I saw a local bf volunteer counsellor, who was lovely and gave me tea and malt loaf and agreed to update the NCTs list of counsellors - the nearest 3 had all moved with no forwarding details. I think she helped the latch a bit but more usefully gave me details of various NHS and other support groups around London.
The MW bf counsellor at one of those helped a lot despite being in a room with only plastic bucket chairs, figured something beyond her expertise was going on, and suggested I travel to the far end of Croydon to a lactation consultant who did a drop in service once a week.
Who was wonderful, diagnosed thrush as the main problem but gave me more tips on latching (if his mouth isn't wide open, don't put your breast anywhere near it), and from giving up bf for two days at six weeks old, ds ended up 98% breastfed to 6 months and continued to 14 months. Kate something. Addiscombe Baby Cafe.
I'm a peer supporter so not nearly as qualified as a bf counsellor never mind an LC, but I think there is really no substitute for real life bf support. If the local group is run by volunteers like me and they feel your issue is beyond them they are likely to know who best to refer on to. Good luck!
Yellow - it's possible that the IBCLC website doesn't have all the lcs in Scotland listed. I know some in my region are left out.
Best way to find one might be good old fashioned word of mouth. Can you get to a La Leche League meeting? Their leaders often know who is in the local area, but you do need to chat to the local group as opposed to their general helpline. If you have a local Breastfeeding Network centre, or NCT bf group, they might also know. Lots of lcs cover a wide geographical area, so you might find someone is willing to travel even if based elsewhere.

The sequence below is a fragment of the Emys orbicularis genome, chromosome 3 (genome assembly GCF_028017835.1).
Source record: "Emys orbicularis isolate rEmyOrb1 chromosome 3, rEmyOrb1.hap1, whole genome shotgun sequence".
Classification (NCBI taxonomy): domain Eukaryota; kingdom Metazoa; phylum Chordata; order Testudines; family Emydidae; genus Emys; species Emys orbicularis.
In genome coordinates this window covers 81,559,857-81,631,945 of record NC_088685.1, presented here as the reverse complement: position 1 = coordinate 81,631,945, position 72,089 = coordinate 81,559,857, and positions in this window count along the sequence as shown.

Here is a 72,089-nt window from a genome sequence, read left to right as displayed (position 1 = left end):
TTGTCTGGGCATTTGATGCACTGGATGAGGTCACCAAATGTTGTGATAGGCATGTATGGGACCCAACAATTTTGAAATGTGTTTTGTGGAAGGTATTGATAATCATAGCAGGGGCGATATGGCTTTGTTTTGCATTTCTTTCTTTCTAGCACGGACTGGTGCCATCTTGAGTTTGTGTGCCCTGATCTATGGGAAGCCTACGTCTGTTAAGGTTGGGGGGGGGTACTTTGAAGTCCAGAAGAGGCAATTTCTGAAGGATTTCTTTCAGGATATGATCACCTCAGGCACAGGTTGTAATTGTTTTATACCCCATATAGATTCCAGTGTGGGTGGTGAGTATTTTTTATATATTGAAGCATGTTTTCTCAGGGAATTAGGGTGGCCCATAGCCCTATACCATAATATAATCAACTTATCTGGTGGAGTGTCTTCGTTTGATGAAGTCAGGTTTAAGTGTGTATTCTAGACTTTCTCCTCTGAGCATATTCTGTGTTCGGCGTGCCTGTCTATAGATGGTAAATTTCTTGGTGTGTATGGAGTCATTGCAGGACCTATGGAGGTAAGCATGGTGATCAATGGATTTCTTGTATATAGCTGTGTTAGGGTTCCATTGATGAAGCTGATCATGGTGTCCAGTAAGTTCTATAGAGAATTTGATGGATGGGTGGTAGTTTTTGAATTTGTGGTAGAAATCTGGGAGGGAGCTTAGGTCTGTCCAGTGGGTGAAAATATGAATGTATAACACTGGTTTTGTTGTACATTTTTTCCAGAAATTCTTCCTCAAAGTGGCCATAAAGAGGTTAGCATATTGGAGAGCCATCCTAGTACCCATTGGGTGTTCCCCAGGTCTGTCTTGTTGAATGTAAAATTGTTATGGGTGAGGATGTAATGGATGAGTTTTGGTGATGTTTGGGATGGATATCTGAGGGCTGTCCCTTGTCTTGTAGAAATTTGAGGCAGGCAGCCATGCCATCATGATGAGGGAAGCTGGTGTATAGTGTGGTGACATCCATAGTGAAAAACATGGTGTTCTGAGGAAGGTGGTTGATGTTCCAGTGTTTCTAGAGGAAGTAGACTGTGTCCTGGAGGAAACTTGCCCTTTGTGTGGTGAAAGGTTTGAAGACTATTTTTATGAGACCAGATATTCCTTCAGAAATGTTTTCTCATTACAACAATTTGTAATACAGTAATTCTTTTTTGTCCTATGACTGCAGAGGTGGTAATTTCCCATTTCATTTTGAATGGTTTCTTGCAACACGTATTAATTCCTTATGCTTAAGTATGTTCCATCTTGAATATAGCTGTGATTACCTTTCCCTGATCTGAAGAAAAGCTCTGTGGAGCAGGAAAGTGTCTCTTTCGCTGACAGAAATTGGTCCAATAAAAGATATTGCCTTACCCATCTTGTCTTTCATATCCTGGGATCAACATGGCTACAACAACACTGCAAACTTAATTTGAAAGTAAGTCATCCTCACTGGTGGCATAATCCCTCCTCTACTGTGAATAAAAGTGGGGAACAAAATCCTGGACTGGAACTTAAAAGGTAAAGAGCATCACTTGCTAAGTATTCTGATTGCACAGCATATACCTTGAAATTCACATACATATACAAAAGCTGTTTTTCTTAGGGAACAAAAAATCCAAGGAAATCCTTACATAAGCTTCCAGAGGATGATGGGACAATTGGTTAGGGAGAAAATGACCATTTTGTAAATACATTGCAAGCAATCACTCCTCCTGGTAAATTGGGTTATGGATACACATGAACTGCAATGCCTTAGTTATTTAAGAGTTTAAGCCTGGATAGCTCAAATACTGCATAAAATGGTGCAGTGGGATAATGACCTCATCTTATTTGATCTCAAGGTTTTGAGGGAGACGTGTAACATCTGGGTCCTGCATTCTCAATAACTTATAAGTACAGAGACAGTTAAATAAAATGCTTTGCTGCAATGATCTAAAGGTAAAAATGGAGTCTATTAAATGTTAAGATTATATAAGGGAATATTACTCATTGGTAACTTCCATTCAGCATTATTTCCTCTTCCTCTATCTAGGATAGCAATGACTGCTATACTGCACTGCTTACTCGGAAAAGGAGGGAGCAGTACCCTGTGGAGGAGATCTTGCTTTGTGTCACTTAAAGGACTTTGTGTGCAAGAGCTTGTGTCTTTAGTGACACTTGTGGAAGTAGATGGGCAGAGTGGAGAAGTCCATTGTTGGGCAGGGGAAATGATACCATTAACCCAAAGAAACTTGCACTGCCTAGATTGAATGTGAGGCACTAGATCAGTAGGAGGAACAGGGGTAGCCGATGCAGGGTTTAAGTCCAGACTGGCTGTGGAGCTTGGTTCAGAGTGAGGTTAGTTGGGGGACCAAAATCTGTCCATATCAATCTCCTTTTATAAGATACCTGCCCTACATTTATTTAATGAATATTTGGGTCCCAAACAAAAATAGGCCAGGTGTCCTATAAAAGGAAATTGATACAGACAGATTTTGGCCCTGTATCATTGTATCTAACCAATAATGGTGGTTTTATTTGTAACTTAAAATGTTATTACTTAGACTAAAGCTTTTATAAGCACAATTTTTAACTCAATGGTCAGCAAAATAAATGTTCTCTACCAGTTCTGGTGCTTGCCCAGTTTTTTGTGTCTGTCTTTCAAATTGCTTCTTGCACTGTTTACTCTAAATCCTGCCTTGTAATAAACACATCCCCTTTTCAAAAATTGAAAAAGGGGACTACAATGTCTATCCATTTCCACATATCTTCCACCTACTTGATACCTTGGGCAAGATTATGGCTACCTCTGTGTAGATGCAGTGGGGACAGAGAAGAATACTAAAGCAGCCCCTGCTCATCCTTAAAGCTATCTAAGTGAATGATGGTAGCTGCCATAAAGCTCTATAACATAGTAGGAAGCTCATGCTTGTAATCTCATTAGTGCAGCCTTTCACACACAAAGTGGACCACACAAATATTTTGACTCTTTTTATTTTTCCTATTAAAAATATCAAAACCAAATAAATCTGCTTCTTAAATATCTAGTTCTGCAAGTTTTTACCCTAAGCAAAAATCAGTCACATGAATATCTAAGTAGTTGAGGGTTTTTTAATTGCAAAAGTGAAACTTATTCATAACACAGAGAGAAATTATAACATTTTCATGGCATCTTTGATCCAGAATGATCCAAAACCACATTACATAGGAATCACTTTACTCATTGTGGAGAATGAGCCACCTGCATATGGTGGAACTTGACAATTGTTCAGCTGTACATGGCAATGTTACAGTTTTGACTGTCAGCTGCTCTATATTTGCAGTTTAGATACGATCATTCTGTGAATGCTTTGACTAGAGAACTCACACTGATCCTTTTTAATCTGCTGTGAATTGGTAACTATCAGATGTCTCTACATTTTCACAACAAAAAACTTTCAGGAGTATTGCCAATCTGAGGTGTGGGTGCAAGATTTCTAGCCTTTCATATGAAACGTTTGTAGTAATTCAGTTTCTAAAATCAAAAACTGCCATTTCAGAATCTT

You might well get the support you need from these voluntary organisations, though - face to face meetings, where someone can observe a full feed and then advise, can be much more useful than phone support or a busy bf cafe.
If you're still stuck, you could try asking your HV to be put in touch with your local infant feeding coordinator. Some are IBCLC, or on the way, even if the NHS doesn't employ them specifically as lcs. I found one in my area through that route.
So sorry to hear you are in pain yellow. There's no substitute for real life support as Celtic has already said, so I do hope your meeting goes well tomorrow. You may also find this DVD helpful which describes in detail and actually shows what a good latch looks like and shows in detail how to achieve it as well as what some common problems are/how to resolve them. It's called 'Breastfeeding without tears' by Clare Byam Cook, you can buy it on Amazon. I am in London and was lucky enough to see Clare in person with both my babies and she was wonderful (she can get flamed on this forum by people who haven't met her but my personal experience has been fantastic and I am sure I wouldn't have successfully breastfed my first DS to 9 months without her - DS2 is 5 weeks so hoping to do the same). All the very best xx